This highlights that good veterinary surveillance remains perhaps the single most important method of detecting BSE. Yet the breakdown of figures by Member States still points to significant differences. Judging from the substantial number of BSE cases still being found in healthy slaughter cattle, some Member States are clearly more effective and efficient than others at detecting cases through surveillance of suspect animals.

There may be an argument that such surveillance is not necessary with the extensive testing programme in place. If so, it is a very dangerous argument which I reject outright. Good surveillance through the production process, from farm to abattoir, is essential. The system is only as strong as the weakest link.

If there are weaknesses in surveillance, it is hard to imagine that they are not also occurring in relation to even more important safeguard measures such as SRM removal and destruction. I would appeal to all Member States, therefore, to look closely at the figures on BSE cases and to critically review the full range of measures to detect cases. And especially the examination of suspect clinical cases.

The figures on BSE incidence allow an opportunity to consider if any change is appropriate to the age limits for testing. Jean Glavany has already stated his support for a reduction in the current age limit from 30 to 24 months. Germany already tests bovines to this lower limit.

France was the first Member State to introduce widespread testing for BSE. It also made the most rapid progress in putting a system in place to test all bovines aged over 30 months. It has also a very effective system of surveillance of clinical suspects – on which I have just spoken. I, therefore, take Jean’s views very seriously in this matter.

However, the figures to date do not support such a reduction at the Community level. Of the tests carried out to date on healthy animals aged over thirty months, the youngest case of BSE has been in an animal aged 42 months. [one in France, one in Spain] This is, obviously, 12 months above the current lower age limit of testing of 30 months.

There is therefore a very considerable margin of security to protect against the possibility of young animals with clinical signs of BSE from entering the food chain. This is, of course, in addition to the removal of SRMs which is and remains the single most important safeguard.

These figures are not surprising and are in line with the SSC's findings. We fully expected to find very, very few cases in young animals. However, in keeping with our precautionary approach towards BSE we opted for the present lower age limit of 30 months.

The other circumstance in which a lowering of the age might be warranted is in order to boost consumer confidence in the safety of beef. If that is the objective, I would favour a reduction in the age of testing to an even lower level – to 24, 18 or even 12 months. In order words while a reduction may not be necessary on public health grounds, it may help to boost confidence in the safety of beef.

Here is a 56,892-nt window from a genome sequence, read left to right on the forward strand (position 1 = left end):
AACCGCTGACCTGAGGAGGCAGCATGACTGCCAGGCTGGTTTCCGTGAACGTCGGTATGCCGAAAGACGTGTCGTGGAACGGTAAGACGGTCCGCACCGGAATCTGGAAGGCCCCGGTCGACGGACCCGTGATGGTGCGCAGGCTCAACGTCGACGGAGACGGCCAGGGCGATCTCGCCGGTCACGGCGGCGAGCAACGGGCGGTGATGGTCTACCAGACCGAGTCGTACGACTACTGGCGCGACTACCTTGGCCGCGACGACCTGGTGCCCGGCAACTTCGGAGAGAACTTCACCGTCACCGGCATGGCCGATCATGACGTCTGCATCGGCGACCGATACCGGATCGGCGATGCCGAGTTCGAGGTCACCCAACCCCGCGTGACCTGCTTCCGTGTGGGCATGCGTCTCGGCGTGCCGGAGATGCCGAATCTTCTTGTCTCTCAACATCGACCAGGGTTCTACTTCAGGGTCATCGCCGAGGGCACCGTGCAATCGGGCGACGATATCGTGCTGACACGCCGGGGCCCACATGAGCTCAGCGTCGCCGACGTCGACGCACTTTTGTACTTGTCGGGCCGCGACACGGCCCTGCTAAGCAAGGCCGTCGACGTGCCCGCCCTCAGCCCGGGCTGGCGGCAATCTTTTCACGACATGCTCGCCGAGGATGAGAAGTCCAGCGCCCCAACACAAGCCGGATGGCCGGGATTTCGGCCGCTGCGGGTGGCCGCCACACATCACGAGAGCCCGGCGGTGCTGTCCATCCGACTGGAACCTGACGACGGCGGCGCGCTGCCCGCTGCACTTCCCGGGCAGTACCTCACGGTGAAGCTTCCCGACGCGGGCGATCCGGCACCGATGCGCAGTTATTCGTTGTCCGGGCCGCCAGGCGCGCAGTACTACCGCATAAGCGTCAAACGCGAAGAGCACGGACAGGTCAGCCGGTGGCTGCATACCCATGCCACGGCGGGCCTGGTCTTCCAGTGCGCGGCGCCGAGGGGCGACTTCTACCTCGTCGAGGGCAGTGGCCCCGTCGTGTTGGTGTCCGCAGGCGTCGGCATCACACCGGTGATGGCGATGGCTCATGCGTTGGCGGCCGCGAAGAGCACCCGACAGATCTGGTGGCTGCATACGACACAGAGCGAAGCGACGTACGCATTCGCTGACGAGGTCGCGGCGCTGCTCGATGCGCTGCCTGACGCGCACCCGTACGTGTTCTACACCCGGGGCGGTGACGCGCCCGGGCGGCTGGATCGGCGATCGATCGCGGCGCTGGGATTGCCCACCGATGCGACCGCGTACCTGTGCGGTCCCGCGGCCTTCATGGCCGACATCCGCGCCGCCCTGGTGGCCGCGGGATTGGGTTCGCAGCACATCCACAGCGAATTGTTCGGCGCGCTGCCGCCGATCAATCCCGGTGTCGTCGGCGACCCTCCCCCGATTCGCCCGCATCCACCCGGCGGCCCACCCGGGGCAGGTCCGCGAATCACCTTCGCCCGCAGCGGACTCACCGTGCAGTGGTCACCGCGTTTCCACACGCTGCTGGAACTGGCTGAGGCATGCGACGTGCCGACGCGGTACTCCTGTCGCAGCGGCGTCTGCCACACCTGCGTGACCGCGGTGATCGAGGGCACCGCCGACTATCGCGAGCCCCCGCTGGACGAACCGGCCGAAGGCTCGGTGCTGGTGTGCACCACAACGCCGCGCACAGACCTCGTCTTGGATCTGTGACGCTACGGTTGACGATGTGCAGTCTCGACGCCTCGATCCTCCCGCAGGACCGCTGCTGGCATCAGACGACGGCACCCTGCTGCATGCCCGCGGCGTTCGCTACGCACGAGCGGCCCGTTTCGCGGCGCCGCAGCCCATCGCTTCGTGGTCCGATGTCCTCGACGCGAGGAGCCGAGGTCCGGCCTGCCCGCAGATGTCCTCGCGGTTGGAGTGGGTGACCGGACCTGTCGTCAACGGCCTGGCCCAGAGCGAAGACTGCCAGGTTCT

The present system does, however, provide a very large measure of security. Nonetheless, I propose to keep the situation fully under review and have two proposals in mind in this respect:

  • First, I intend to propose to the SVC to reduce the age of testing of "at risk" animals from 30 months to 24 months (or even lower);
  • Second, the Commission will ask the Scientific Steering Committee to review the full epidemiological situation in the light of the hugely increased data now available.

The first of these proposals, testing of "at risk" animals at a younger age, will serve as an early warning system if there is indeed an emerging problem in relation to BSE in younger animals. The fact is that it is among "at risk" animals that the highest incidence of BSE is currently found.

The second proposal, referral to the SSC, will ensure that our system remains consistent with the best scientific advice. These combined measures will provide the necessary data to make an informed choice, in a next step, on lowering the age limit in general.

In the meantime I note the assurances from the German authorities that they are not taking any measures against imports from other Member States which do not test bovines aged from 24 to 30 months. Any such measures would of course be both unfair and discriminatory.

I now look forward to your views and would ask for a full and frank debate which will allow me to draw firm conclusions on where all Member States stand on these important issues. Let me emphasise that the Commission does not exclude any options. I will present the appropriate proposals to the SVC in the light of our discussions today.


Speeches Commissioner Byrne